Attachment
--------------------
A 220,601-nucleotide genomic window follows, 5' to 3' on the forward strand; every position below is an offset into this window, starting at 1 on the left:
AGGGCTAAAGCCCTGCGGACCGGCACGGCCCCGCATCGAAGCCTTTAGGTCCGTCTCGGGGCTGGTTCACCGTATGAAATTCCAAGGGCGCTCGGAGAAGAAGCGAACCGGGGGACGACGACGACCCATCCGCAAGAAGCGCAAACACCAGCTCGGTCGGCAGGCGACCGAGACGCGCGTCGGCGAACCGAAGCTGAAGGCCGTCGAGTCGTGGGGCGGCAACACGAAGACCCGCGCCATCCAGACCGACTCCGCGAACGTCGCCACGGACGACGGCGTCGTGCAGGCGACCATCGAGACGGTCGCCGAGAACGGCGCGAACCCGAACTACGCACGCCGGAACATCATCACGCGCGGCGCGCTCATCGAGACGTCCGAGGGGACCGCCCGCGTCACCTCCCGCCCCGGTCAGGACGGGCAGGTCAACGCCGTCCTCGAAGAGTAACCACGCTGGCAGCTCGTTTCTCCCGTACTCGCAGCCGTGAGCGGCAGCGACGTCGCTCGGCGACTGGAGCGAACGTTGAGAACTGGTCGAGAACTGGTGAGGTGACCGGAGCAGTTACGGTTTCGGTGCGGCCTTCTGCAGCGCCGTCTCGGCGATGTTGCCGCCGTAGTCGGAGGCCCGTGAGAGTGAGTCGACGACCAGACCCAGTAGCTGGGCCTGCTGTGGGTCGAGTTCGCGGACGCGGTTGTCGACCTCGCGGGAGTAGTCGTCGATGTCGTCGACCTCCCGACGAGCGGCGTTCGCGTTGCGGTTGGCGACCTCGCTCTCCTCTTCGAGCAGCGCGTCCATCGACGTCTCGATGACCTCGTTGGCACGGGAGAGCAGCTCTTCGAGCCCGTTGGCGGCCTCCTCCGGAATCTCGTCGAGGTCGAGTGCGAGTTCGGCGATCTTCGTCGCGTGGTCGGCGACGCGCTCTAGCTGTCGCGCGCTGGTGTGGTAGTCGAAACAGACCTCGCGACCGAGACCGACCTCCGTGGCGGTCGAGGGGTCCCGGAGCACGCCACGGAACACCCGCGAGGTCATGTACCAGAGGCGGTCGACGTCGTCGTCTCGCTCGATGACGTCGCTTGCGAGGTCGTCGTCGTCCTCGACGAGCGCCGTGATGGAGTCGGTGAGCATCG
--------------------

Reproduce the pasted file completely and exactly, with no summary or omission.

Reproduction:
A 220,601-nucleotide genomic window follows, 5' to 3' on the forward strand; every position below is an offset into this window, starting at 1 on the left:
AGGGCTAAAGCCCTGCGGACCGGCACGGCCCCGCATCGAAGCCTTTAGGTCCGTCTCGGGGCTGGTTCACCGTATGAAATTCCAAGGGCGCTCGGAGAAGAAGCGAACCGGGGGACGACGACGACCCATCCGCAAGAAGCGCAAACACCAGCTCGGTCGGCAGGCGACCGAGACGCGCGTCGGCGAACCGAAGCTGAAGGCCGTCGAGTCGTGGGGCGGCAACACGAAGACCCGCGCCATCCAGACCGACTCCGCGAACGTCGCCACGGACGACGGCGTCGTGCAGGCGACCATCGAGACGGTCGCCGAGAACGGCGCGAACCCGAACTACGCACGCCGGAACATCATCACGCGCGGCGCGCTCATCGAGACGTCCGAGGGGACCGCCCGCGTCACCTCCCGCCCCGGTCAGGACGGGCAGGTCAACGCCGTCCTCGAAGAGTAACCACGCTGGCAGCTCGTTTCTCCCGTACTCGCAGCCGTGAGCGGCAGCGACGTCGCTCGGCGACTGGAGCGAACGTTGAGAACTGGTCGAGAACTGGTGAGGTGACCGGAGCAGTTACGGTTTCGGTGCGGCCTTCTGCAGCGCCGTCTCGGCGATGTTGCCGCCGTAGTCGGAGGCCCGTGAGAGTGAGTCGACGACCAGACCCAGTAGCTGGGCCTGCTGTGGGTCGAGTTCGCGGACGCGGTTGTCGACCTCGCGGGAGTAGTCGTCGATGTCGTCGACCTCCCGACGAGCGGCGTTCGCGTTGCGGTTGGCGACCTCGCTCTCCTCTTCGAGCAGCGCGTCCATCGACGTCTCGATGACCTCGTTGGCACGGGAGAGCAGCTCTTCGAGCCCGTTGGCGGCCTCCTCCGGAATCTCGTCGAGGTCGAGTGCGAGTTCGGCGATCTTCGTCGCGTGGTCGGCGACGCGCTCTAGCTGTCGCGCGCTGGTGTGGTAGTCGAAACAGACCTCGCGACCGAGACCGACCTCCGTGGCGGTCGAGGGGTCCCGGAGCACGCCACGGAACACCCGCGAGGTCATGTACCAGAGGCGGTCGACGTCGTCGTCTCGCTCGATGACGTCGCTTGCGAGGTCGTCGTCGTCCTCGACGAGCGCCGTGATGGAGTCGGTGAGCATCG